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Why Corporate Social Responsibility Matters in Today’s World

A lot goes on in modern society. We are bombarded with news about climate disasters and social despair every day. At the same time, feel-good snippets about people doing their part for the world keep us hoping for a better tomorrow. With so many resources at hand, corporations have a strong influence on how our society will progress. Yet they are often portrayed as cold and profit-hungry enterprises. Can businesses actually be a force for good?

The world needs more good

Corporate social responsibility (CSR) is a term that has been in use for many decades. In the early days, it was a shallow marketing buzzword that was plastered on press releases about arbitrary annual tree planting events. Today, the practice of CSR requires a lot more than mere performative activities. CSR requires business practices to be put under scrutiny. Businesses must build a framework around responsibility and be accountable to their team members, their investors, the public, and the environment.

Due to the proliferation of media, CSR is now more important than ever. On the Internet, bad news travels fast and good news is few and far between. People are aware of the interconnectedness of everything and realize that corporations play a vital part in creating an equitable and sustainable society. Although it can be difficult to see social responsibility as a tangible asset instead of a liability, many businesses have found that investing in CSR is not just good for the world but also good for the bottom line.

Employees need something to believe in

In 2022, a job is not just a job. Since the pandemic, people have been leaving workplaces in droves to pursue their interests and lifestyle preferences. Talent is hard to find and talent that is loyal to your company is one in a million. When your company has a strong mission and purpose, you will attract valuable employees who seek more than just a paycheck. Social-conscious companies inspire and motivate their team, increasing employee engagement, morale, loyalty, and productivity.

According to Harvard Business School, 93 percent of employees surveyed believe that businesses must demonstrate responsible leadership. Close to 70 percent of employees said that they will not work for a company that does not have a strong purpose and 60 percent would even accept a lower salary for a position at a purpose-driven company. These statistics clearly show that individuals want to be part of the solution. Companies with strong CSR initiatives will enjoy a more dedicated and satisfied workforce.

Clients want to be inspired

In the same vein, consumers want to see companies caring for society and the environment—or, at the very least, mitigating their impact. 70 percent of Americans believe that companies should make efforts to make the world a better place while 77 percent of consumers will be more inclined to purchase from companies with responsible policies. More importantly, 25 percent of consumers and 22 percent of investors have zero tolerance for companies with problematic ethics and practices.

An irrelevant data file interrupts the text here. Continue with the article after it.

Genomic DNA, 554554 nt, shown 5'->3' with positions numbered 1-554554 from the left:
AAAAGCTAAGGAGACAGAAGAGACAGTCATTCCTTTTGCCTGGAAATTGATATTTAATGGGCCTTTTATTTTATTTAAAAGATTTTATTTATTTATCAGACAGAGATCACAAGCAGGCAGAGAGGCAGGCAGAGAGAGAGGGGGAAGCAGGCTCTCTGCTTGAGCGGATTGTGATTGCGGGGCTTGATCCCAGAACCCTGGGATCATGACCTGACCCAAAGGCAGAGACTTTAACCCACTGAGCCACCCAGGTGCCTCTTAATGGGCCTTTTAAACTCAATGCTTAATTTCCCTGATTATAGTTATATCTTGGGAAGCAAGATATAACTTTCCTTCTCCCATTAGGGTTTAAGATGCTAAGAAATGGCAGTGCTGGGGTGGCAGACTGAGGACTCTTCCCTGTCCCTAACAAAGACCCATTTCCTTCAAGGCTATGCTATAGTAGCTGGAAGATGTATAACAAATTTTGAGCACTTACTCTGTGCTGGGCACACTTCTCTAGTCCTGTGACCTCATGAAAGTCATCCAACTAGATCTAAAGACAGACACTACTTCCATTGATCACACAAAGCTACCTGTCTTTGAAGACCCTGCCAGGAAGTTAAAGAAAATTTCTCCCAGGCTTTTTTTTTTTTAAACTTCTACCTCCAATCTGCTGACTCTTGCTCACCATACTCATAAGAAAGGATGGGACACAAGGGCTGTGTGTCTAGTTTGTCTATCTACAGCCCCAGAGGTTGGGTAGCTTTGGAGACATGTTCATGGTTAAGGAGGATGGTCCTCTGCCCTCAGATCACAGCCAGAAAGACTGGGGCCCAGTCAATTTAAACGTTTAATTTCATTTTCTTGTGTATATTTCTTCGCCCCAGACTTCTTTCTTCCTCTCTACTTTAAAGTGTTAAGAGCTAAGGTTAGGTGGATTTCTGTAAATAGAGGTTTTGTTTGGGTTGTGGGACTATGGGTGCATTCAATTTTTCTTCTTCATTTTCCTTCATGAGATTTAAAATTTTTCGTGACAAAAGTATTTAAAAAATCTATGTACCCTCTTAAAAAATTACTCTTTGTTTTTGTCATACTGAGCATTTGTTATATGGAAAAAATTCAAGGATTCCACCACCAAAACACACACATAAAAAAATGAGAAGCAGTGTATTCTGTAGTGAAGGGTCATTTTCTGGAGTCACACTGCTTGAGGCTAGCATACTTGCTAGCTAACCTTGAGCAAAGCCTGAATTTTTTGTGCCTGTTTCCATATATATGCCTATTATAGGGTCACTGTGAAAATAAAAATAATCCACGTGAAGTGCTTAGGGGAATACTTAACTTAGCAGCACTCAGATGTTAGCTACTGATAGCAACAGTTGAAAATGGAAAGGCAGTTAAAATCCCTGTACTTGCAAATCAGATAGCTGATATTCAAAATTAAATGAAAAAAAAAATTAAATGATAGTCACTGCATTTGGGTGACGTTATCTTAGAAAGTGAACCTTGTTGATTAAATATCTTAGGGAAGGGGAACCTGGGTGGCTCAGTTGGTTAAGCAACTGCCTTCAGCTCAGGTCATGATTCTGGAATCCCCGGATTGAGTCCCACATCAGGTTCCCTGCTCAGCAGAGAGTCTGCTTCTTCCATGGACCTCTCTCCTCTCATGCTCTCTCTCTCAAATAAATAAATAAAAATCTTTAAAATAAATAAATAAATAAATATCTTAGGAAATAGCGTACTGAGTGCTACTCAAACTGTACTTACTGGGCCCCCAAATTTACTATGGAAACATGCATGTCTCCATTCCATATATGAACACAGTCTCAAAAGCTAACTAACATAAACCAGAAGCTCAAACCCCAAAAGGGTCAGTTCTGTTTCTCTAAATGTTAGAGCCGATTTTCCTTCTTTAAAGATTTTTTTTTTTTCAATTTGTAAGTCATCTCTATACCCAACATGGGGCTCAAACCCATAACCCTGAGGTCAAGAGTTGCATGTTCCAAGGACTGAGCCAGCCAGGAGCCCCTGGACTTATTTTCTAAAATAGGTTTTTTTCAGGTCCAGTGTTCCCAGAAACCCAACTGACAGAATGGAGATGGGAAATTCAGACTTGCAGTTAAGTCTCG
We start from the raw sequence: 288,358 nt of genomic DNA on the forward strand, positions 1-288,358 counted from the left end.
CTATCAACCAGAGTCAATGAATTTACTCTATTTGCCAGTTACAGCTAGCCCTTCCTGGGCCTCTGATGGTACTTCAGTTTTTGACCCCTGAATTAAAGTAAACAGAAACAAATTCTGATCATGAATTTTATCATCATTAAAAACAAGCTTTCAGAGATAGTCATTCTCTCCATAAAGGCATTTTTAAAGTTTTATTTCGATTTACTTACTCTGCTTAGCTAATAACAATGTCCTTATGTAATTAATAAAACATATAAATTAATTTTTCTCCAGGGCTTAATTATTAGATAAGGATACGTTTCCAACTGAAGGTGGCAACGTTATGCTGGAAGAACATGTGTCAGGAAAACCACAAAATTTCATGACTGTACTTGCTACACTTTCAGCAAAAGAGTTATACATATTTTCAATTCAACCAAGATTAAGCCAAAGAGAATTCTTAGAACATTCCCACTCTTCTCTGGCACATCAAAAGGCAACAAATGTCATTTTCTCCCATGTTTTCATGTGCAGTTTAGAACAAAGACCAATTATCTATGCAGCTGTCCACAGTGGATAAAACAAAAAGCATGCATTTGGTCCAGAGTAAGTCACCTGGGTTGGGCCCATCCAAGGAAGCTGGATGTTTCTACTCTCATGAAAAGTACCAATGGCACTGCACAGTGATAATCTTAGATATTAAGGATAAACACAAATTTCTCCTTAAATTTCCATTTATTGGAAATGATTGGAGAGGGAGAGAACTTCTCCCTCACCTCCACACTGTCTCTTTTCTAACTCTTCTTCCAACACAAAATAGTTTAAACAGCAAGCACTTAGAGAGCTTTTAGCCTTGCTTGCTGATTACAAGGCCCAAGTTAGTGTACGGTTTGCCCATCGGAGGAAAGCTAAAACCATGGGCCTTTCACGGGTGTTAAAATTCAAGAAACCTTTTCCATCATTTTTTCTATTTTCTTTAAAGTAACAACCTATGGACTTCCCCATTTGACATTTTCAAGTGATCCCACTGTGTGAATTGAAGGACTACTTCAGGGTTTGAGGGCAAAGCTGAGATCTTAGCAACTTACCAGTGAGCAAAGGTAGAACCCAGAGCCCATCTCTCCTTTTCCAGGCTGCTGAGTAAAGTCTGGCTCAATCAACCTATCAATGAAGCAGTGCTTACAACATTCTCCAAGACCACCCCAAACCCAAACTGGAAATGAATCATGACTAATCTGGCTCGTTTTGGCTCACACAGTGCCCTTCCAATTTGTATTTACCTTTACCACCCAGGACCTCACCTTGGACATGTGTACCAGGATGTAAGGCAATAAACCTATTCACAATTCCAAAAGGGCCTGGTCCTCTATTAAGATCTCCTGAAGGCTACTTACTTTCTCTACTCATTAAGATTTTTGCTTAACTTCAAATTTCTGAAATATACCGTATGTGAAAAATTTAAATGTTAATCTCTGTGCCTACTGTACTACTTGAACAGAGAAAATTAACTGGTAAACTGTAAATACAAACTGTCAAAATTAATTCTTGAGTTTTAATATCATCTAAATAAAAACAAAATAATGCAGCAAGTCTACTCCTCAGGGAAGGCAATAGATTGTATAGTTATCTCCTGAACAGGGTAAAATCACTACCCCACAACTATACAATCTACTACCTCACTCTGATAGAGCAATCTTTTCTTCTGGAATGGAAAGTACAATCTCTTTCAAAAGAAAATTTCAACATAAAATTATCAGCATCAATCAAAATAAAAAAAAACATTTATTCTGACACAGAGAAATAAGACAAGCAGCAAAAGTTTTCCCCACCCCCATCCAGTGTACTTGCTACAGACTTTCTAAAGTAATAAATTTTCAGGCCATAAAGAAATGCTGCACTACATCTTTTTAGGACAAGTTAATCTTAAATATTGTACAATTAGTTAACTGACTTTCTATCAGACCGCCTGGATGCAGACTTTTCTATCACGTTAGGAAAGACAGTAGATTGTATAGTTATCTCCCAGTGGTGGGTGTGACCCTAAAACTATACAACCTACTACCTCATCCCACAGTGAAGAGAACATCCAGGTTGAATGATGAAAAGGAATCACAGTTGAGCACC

What this means for companies is that instead of issuing statements on their lofty ideals, they need to back up their theories with action. Social proof is the greatest form of organic marketing. Companies with a high standard of accountability and transparency will benefit from a customer base that believes in them and participates in their growth. There are many ways to take a stand. For instance, a mission-based marketing agency in Illinois uses its expertise to help promote non-profit organizations.

ESG is increasingly relevant

CSR is how companies can demonstrate their social commitment. Environmental, social, and governance (ESG) is how the efforts of said companies can be measured or quantified. ESG is fundamentally a set of evaluation criteria. Environmental factors include resource use and climate change policies. Social considerations include how a company interacts with its employees, customers, and the local community. Governance looks at the structure of a company, its internal controls, and its leadership.

ESG is fast becoming an essential metric employed by investors to assess potential investments. Investors, like consumers and employees, only want to invest in enterprises that are responsible stewards of society and the environment. Brokerage firms and fund institutions are similarly making the shift towards companies that fulfill ESG criteria. The US SIF Foundation’s 2020 Report on US Sustainable and Impact Investing Trends showed that ESG-driven investors held an impressive $17.1 trillion in assets.

Corporate behavior is in the spotlight. Society at large demands that businesses rethink their practices and improve the way they interact with people and the environment. A sure sign of this growing movement is the increasing number of companies that apply for B Corp certification. B Corp-certified companies have to meet stringent standards and ensure that they maintain their efforts over several years.

Can businesses be used as a force for good? The answer is a resounding “yes!” However, becoming an accountable business with a meaningful mission and solid CSR is an ongoing process. Only companies that are truly passionate and committed can help to build a more beautiful tomorrow.

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